Dec 22, 2012 rated it did not like it
"American Sphinx", Joseph J Ellis. 1996. Historical revisionist, Joseph J. Ellis, ostensibly enjoys championing himself as a renegade historian, unafraid to attempt to topple one the most well respected and admired of America's founding fathers. Recklessly wielding his anachronistic values upon Thomas Jefferson, "American Sphinx" escalates into a full contact assault on one the most important and revered figures in western culture. Thomas Jefferson is no longer the successful plantation owner, b ...more
Frank Theising
Apr 03, 2022 rated it really liked it
Shelves: bio-presidents
American Sphinx is not a standard beginning-to-end biography but more of a character study that attempts to explore the thought life of Thomas Jefferson at key points in his life. As such, I would really only recommend it to those who already have a general grasp of Jefferson’s life and career. As the title suggests, Jefferson was a complicated man who had a wide range of opinions and views over his eight decades of life. As such, there is something in his writings for nearly every conceivable g ...more
Jamie Collins
I enjoyed this very much. It's not a straight biography of Jefferson, but as the subtitle says, it's an attempt to analyze his character. The book is very readable if you are reasonably familiar with the important people and events in the early years of America.

It's a fascinating study of the man's inherent contradictions, the most obvious being that Jefferson was a slaveowner who became famous for his writings on equality and personal freedom.

In my 1996 edition of this book, Ellis writes that h
Feb 24, 2017 rated it it was amazing
Shelves: non-fiction
I am clearly overwhelmed by this book. There are so many things that standout in this analysis of Jefferson and his influences in development of American government. I feel compelled to go into more detail than usual, purely for my own dissection of the aspects that seemed so pertinent to our current political situation. I had read this with the idea of balancing the negative perspective on Jefferson in the book “Hamilton.” Ellis is both critical and complementary, writing on Jefferson’s weaknes ...more
May 06, 2013 rated it really liked it

“American Sphinx: The Character of Thomas Jefferson” by Joseph J. Ellis was published in 1996 and won the 1997 National Book Award in Nonfiction. Ellis is a well-known author and history professor focusing on the revolutionary era. He is probably best known for his Pulitzer Prize winning book “Founding Brothers: The Revolutionary Generation” and has written about Presidents Washington and Adams as well.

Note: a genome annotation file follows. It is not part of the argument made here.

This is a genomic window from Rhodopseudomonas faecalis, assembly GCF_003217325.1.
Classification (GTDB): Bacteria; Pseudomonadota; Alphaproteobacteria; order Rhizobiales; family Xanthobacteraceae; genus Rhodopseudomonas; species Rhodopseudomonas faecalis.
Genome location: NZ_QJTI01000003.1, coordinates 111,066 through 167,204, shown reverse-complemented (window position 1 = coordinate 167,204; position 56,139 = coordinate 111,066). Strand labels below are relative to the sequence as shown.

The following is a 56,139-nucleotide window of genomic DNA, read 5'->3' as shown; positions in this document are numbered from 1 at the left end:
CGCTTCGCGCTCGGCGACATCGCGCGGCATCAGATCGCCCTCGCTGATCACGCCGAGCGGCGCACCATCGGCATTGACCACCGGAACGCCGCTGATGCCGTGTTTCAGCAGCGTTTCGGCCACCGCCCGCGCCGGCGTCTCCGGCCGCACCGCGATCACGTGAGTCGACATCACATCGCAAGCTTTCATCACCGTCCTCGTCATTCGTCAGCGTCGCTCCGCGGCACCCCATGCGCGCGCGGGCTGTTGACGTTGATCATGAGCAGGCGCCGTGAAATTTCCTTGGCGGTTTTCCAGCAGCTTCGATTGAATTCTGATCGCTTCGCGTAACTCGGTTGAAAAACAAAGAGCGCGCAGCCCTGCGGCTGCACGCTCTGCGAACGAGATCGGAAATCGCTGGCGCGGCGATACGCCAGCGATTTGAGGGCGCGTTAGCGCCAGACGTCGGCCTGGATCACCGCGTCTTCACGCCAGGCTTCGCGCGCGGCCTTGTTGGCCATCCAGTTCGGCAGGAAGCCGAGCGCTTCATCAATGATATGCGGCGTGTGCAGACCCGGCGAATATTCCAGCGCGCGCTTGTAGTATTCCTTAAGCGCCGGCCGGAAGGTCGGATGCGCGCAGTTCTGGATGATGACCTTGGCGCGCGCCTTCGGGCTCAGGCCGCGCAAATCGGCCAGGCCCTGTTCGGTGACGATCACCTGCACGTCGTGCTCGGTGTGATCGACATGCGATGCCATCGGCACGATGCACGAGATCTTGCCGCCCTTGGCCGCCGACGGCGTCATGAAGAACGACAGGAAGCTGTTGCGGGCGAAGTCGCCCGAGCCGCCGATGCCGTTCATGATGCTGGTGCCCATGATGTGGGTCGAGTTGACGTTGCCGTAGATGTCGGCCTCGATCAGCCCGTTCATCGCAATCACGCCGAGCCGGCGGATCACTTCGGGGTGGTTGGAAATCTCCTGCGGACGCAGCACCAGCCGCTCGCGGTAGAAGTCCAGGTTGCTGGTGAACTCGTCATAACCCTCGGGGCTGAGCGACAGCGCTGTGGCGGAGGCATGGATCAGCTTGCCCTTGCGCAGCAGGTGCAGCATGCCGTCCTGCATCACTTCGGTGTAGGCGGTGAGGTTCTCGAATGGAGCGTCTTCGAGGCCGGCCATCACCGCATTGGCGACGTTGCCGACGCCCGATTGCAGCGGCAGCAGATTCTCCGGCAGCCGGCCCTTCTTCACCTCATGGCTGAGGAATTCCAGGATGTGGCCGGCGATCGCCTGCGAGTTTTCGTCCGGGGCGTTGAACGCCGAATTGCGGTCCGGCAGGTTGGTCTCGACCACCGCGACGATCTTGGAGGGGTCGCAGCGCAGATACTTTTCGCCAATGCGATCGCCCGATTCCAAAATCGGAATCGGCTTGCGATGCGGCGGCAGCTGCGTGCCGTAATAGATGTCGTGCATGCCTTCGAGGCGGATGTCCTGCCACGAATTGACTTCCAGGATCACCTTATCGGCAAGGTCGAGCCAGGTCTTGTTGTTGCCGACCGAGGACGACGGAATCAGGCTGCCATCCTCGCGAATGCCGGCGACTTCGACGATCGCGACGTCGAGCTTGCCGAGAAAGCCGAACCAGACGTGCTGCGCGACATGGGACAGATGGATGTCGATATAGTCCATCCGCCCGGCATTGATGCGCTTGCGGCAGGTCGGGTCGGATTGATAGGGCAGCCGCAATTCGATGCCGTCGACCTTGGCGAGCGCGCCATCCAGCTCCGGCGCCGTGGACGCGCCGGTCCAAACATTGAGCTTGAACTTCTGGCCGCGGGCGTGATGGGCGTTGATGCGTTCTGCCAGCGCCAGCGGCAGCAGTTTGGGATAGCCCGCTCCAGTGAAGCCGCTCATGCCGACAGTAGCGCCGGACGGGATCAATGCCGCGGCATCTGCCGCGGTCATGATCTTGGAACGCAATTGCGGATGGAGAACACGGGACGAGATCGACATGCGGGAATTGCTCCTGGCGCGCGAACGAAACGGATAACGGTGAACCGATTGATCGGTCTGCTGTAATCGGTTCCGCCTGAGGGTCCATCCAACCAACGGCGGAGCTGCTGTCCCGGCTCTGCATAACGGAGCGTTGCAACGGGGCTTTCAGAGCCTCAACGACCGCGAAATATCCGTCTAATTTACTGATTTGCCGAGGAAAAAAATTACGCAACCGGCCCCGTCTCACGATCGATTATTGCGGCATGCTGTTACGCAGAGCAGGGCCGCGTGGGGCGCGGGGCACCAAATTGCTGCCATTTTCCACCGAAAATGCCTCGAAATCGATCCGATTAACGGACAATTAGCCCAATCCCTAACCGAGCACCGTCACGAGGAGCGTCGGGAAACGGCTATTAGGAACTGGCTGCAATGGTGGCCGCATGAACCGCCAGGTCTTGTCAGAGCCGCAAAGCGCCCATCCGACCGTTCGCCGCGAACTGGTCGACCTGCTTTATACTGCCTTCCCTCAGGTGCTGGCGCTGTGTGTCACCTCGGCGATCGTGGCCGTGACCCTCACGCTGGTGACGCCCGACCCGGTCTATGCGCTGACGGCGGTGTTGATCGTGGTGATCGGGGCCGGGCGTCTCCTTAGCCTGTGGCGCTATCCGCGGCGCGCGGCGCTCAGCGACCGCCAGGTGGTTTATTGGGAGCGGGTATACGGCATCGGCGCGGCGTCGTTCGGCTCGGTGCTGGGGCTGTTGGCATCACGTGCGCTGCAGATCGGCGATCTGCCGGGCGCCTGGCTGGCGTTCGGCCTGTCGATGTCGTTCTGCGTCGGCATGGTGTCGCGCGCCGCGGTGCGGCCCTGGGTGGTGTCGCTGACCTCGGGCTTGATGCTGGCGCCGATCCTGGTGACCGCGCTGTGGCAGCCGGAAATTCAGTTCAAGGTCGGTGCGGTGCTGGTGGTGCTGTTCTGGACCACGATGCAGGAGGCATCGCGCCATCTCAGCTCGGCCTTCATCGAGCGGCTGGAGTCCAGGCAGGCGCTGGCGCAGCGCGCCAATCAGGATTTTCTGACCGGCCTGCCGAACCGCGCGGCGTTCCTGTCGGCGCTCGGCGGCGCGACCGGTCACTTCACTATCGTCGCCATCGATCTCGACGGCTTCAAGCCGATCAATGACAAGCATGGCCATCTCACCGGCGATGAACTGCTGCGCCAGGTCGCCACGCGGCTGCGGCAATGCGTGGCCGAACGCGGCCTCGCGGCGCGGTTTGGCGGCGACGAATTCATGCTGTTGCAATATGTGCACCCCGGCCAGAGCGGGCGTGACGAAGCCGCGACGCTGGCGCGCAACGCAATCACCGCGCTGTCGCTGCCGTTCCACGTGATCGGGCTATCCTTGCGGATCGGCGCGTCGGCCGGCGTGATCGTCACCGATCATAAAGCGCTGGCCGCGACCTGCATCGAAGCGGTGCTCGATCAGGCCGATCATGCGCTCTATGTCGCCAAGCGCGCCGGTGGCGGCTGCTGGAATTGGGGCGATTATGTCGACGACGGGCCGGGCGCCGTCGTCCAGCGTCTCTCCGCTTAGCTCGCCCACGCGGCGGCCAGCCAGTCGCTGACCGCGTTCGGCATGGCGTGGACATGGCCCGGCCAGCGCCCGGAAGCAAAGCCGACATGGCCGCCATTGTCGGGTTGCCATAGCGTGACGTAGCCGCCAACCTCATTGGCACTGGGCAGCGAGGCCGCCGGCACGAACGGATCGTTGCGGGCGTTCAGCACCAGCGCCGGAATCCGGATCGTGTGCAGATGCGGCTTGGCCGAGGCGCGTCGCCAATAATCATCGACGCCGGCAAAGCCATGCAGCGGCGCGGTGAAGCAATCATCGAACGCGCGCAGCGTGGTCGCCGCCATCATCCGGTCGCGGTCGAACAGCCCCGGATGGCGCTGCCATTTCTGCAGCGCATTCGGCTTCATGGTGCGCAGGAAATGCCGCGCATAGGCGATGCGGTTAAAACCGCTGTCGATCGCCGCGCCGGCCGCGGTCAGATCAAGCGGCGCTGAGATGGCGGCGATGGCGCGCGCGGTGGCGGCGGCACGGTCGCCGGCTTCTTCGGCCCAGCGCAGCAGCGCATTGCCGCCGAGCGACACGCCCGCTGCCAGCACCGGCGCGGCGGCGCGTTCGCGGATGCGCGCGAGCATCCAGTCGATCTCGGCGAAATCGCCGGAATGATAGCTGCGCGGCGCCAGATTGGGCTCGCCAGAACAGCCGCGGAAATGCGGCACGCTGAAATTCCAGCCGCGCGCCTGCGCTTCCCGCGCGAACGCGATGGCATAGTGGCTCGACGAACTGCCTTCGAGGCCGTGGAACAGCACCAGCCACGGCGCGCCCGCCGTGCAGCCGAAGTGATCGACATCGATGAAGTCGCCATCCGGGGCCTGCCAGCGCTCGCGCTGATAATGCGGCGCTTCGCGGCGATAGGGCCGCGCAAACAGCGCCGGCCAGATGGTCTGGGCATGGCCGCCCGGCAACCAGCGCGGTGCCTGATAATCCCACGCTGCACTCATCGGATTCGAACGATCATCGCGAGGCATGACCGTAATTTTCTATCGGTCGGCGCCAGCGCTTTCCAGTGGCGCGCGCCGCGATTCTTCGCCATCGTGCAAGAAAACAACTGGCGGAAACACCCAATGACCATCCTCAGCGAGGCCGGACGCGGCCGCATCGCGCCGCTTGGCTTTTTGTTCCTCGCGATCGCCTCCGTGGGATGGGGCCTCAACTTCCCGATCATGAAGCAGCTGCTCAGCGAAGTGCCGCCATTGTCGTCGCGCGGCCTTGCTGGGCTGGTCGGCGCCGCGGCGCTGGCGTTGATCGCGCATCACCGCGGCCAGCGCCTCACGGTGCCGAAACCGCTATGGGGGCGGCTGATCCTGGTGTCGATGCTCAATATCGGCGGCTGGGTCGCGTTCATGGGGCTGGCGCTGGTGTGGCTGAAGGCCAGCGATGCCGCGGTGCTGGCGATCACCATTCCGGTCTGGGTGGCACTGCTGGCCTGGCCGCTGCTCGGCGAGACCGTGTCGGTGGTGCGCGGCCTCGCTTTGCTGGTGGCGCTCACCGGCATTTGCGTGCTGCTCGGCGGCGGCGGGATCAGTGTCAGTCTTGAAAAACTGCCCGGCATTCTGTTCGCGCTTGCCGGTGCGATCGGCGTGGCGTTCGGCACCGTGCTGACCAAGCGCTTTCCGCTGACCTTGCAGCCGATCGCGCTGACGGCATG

“American Sphinx” has been described by some as a “psy
J.M. Hushour
Jun 19, 2021 rated it it was amazing
"Since this affinity for idealized or idyllic visions, and the parallel capacity to deny evidence that exposed them as illusory, proved a central feature of Jefferson's mature thought and character, it seems necessary to ask where it all came from."

Jefferson. Near-mythical Forefather and father to five children by his slave Sally Hemings. Declaration-writer and holder of one of the worst records for a presidential term (his second). Louisiana Purchaser and dedicated hypocrite whose first term pr
Christopher Saunders
Oct 10, 2012 rated it it was amazing
Shelves: 2020-reads, favorites
Joseph Ellis's American Sphinx expertly probes the life, beliefs and public image of Thomas Jefferson, the Third President, author of the Declaration of Independence and the intellectual motor of the American Revolution. Like Ellis's other works, it's not a conventional biography; instead, Ellis uses specific events to chart how Jefferson's character evolved, or didn't, in reaction to developments around him. Indeed, reaction might be the key, for Ellis's portrait of Jefferson emphasizes the Man ...more
May 26, 2021 rated it really liked it
American Sphinx: The Character of Thomas Jefferson by Joseph J. Ellis is part biography, part history, but more so an illuminating character study of the enigmatic third president of the United States.  Ellis analyzes Jefferson through five distinct periods of his life including: in Philadelphia during the Second Continental Congress (1774-75), in Paris as a diplomat (1784-89), at Monticello following resignation as President Washington’s secretary of state (1794-97, during his first presidentia ...more
Mar 04, 2008 rated it liked it
I loved the title. The iconic image of Jefferson takes a bit of a hit in this non-traditional biography. He was a brilliant, creative, imaginative and inventive man who helped transform our world with his vision on the role of government and in his writings. He was also a deeply flawed human being. He loved beauty and lived so beyond his financial means that, at his death, his beloved Monticello had to be auctioned off. He despised slavery yet, without them, could not afford his lifestyle. Since ...more
Lost Planet Airman
An in-depth look at Thomas Jefferson in context of his time; erudite yet accessible. Not sure how to rate it as I have no basis for comparison. Liked it but I am not in love with scholarship, so... 4? 3.5, probably.
Annie Monson
Jun 06, 2022 rated it it was amazing  ·  review of another edition
Shelves: 2022, non-fiction, history
You know the feeling when you’re reading a five-star book within the first page or two?

Ellis’s comfortable expertise, precise and poetic analysis, and comprehensive synthesis combined with the irresistibility of the Founding Fathers and revolutionary era…? Well, I was hooked.

Ellis’s other master quality is that he is fair about Jefferson: neither overly complimentary, nor excessively critical.

For all of Jefferson’s idealism, contradictions and even deviousness, perhaps we needed him to give us
Steven Peterson